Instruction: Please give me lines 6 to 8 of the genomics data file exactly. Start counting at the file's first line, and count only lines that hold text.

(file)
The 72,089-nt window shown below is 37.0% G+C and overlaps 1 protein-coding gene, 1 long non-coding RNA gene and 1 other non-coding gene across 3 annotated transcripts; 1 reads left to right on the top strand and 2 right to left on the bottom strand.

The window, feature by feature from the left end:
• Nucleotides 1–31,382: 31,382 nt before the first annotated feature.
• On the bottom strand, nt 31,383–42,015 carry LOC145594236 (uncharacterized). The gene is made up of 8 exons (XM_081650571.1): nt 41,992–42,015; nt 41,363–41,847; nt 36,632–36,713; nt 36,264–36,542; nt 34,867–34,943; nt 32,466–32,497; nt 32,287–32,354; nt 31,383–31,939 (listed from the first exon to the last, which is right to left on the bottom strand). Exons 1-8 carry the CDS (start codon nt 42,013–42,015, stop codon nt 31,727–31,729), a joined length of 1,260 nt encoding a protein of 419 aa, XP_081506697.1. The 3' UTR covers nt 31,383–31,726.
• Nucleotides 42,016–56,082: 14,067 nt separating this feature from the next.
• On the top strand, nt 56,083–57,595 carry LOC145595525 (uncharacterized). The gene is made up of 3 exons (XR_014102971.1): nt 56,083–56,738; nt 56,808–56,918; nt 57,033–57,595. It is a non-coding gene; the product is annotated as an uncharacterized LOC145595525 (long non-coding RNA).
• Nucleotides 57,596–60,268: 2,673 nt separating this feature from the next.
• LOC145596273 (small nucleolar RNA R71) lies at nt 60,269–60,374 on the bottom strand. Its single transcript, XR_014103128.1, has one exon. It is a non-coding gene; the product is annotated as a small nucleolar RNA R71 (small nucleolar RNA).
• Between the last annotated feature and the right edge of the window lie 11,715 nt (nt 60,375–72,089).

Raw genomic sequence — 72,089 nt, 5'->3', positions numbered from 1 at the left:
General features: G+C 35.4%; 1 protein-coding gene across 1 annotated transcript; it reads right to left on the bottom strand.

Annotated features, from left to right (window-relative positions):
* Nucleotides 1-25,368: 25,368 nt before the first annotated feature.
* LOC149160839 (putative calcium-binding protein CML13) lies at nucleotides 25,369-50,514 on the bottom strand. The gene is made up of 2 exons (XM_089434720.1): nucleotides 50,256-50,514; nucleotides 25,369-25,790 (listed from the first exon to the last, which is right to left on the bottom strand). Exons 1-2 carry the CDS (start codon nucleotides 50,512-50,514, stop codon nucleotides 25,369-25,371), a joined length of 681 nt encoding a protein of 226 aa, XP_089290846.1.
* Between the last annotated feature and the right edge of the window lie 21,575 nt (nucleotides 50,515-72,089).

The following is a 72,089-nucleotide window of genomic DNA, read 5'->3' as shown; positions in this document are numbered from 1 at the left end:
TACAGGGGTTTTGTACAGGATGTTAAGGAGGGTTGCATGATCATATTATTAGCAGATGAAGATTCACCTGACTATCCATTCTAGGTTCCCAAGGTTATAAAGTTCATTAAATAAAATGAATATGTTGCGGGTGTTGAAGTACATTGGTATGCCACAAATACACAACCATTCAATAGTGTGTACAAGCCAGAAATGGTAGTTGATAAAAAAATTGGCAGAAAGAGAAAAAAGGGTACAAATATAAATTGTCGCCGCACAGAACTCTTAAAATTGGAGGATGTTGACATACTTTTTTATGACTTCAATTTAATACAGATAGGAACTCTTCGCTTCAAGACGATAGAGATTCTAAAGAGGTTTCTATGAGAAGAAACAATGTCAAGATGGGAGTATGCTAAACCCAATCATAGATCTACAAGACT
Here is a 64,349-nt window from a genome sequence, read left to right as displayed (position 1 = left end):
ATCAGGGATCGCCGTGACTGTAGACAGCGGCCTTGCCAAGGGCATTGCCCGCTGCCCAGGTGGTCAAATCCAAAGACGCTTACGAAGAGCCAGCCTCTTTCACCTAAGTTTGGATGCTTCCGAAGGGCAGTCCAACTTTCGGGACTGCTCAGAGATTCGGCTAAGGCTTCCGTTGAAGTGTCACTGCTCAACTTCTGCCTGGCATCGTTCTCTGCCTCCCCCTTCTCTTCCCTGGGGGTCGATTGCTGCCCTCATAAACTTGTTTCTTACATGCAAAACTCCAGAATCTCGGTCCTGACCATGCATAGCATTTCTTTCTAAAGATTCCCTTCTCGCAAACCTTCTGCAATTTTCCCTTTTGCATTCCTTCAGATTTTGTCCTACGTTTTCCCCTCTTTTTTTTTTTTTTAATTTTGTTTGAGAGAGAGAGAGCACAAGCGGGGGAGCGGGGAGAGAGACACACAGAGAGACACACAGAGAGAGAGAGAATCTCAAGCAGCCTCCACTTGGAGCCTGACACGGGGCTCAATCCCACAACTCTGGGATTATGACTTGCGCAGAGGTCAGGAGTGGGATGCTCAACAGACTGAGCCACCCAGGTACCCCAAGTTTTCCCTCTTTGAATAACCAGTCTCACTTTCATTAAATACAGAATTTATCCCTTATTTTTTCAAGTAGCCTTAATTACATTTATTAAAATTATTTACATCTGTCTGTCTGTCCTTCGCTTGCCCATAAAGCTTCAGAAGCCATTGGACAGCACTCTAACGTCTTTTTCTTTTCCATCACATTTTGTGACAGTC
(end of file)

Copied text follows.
• On the top strand, nt 56,083–57,595 carry LOC145595525 (uncharacterized). The gene is made up of 3 exons (XR_014102971.1): nt 56,083–56,738; nt 56,808–56,918; nt 57,033–57,595. It is a non-coding gene; the product is annotated as an uncharacterized LOC145595525 (long non-coding RNA).
• Nucleotides 57,596–60,268: 2,673 nt separating this feature from the next.
• LOC145596273 (small nucleolar RNA R71) lies at nt 60,269–60,374 on the bottom strand. Its single transcript, XR_014103128.1, has one exon. It is a non-coding gene; the product is annotated as a small nucleolar RNA R71 (small nucleolar RNA).